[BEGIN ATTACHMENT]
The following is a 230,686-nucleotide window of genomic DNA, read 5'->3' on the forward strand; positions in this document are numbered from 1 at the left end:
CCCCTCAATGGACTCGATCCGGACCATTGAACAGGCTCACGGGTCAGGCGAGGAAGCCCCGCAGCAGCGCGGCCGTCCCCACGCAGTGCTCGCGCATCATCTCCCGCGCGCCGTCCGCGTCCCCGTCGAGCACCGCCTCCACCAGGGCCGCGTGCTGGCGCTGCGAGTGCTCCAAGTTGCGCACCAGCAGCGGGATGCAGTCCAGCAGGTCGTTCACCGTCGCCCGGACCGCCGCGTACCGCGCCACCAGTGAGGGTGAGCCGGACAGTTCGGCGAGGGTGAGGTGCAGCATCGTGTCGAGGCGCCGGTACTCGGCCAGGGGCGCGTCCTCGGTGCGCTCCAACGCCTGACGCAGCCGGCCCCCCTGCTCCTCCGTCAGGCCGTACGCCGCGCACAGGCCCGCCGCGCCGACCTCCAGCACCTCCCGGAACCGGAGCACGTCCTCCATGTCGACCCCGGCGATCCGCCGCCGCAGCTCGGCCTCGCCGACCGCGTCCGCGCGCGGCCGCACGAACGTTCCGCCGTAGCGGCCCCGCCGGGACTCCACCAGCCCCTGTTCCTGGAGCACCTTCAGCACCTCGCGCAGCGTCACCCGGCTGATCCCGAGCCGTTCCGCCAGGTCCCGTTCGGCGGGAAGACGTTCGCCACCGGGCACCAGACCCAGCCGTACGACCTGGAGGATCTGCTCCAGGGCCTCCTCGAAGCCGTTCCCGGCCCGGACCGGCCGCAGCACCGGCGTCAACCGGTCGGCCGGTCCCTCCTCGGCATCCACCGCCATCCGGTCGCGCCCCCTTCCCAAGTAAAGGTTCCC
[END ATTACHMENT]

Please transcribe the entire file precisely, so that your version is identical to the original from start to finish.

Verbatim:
The following is a 230,686-nucleotide window of genomic DNA, read 5'->3' on the forward strand; positions in this document are numbered from 1 at the left end:
CCCCTCAATGGACTCGATCCGGACCATTGAACAGGCTCACGGGTCAGGCGAGGAAGCCCCGCAGCAGCGCGGCCGTCCCCACGCAGTGCTCGCGCATCATCTCCCGCGCGCCGTCCGCGTCCCCGTCGAGCACCGCCTCCACCAGGGCCGCGTGCTGGCGCTGCGAGTGCTCCAAGTTGCGCACCAGCAGCGGGATGCAGTCCAGCAGGTCGTTCACCGTCGCCCGGACCGCCGCGTACCGCGCCACCAGTGAGGGTGAGCCGGACAGTTCGGCGAGGGTGAGGTGCAGCATCGTGTCGAGGCGCCGGTACTCGGCCAGGGGCGCGTCCTCGGTGCGCTCCAACGCCTGACGCAGCCGGCCCCCCTGCTCCTCCGTCAGGCCGTACGCCGCGCACAGGCCCGCCGCGCCGACCTCCAGCACCTCCCGGAACCGGAGCACGTCCTCCATGTCGACCCCGGCGATCCGCCGCCGCAGCTCGGCCTCGCCGACCGCGTCCGCGCGCGGCCGCACGAACGTTCCGCCGTAGCGGCCCCGCCGGGACTCCACCAGCCCCTGTTCCTGGAGCACCTTCAGCACCTCGCGCAGCGTCACCCGGCTGATCCCGAGCCGTTCCGCCAGGTCCCGTTCGGCGGGAAGACGTTCGCCACCGGGCACCAGACCCAGCCGTACGACCTGGAGGATCTGCTCCAGGGCCTCCTCGAAGCCGTTCCCGGCCCGGACCGGCCGCAGCACCGGCGTCAACCGGTCGGCCGGTCCCTCCTCGGCATCCACCGCCATCCGGTCGCGCCCCCTTCCCAAGTAAAGGTTCCC